He turned his attention to the cat next. “What do you think?” he asked it aloud. “Ready to go home?” The cat offered no argument. The frostwyrm’s attack had reminded it quite clearly of its own mortality, and it was more than willing to return to civilization... and relative safety. Rheugan grinned to himself as he shifted and settled down next to the fire. For now, he would sleep as the tauren suggested. When he awoke, he would head back to Dalaran, and the portal to Stormwind.
* * * * * *
She was sitting down by the lake again, the smaller one by Celestine’s cottage. For a fleeting moment, it felt like he had never been away. She was staring at the water, not even looking around when he walked up- until he quietly cleared his throat. “I wrote another letter,” he said as Shaurria’s head whipped around, to stare at him with wide eyes and a quickly-growing smile. “But I thought I might deliver this one in person.”
She looked him over, as if to make sure he still had all limbs intact, then reached out to hug around his knees. Her voice was soft, a bit shy, but happy. “I knew you’d be back. Welcome home, Rheugan.”
Done at last! Rheugan has been home for about 2 weeks now, but I got stuck in the "writer's block cause I'm worn out from work" rut for a while. Holidays in retail, and especially in the grocery business, are crazy.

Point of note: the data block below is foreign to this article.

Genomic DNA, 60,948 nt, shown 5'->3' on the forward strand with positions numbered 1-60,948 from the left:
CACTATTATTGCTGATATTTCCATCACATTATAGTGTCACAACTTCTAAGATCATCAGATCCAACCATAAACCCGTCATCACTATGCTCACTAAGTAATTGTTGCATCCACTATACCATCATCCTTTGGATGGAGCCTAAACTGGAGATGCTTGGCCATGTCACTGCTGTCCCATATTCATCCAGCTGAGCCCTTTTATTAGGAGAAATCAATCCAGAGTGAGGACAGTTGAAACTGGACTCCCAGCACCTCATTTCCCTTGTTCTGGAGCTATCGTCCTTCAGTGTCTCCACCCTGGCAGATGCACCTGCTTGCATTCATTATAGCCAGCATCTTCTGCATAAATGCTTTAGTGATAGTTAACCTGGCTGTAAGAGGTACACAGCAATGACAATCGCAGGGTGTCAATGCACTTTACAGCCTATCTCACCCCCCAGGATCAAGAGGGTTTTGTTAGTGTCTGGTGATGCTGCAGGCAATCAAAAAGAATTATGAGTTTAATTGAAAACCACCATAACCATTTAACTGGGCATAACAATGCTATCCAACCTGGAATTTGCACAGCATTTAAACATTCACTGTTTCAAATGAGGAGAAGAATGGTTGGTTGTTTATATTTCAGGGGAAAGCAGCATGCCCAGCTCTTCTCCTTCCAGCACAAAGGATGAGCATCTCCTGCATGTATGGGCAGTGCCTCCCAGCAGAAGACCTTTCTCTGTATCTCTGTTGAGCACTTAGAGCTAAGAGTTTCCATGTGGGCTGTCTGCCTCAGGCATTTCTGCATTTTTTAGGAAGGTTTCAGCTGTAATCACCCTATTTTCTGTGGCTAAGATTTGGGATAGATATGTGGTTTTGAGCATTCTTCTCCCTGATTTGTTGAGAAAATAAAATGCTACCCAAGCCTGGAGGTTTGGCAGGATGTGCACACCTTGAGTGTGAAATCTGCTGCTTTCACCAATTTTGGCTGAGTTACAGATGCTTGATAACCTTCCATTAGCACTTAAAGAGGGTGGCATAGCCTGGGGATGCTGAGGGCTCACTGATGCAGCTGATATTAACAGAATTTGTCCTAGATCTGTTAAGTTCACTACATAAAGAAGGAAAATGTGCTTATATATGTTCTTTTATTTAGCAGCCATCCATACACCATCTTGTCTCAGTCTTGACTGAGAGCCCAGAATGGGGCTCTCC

For anyone that doesn't know (and I only know 1 person that would know, no offense meant), the tauren he ran into is Taurros. I keep wanting to write about the old boy but never do, so I figured he deserved a cameo.
Rheugan has been much more comfortable since his return. I think we're both still figuring out exactly how he's feeling in regards to a couple things, but with time even that should be sorted out. And Bricu offering him a job at his first RP night back certainly isn't hurting things!
I did this whole storyline for a reason, and now that it's finished I ought to make a blog post about that. Yes, I made some things in his story vague (and maybe confusing), but it was deliberate. In some cases, it was the only way Rheugan would let me write anything at all! So, look for a future post about that, hopefully later today/tomorrow.
And finally, I hope I never get stuck like that ever again. Nearly 3 weeks in between blog posts? Yeesh.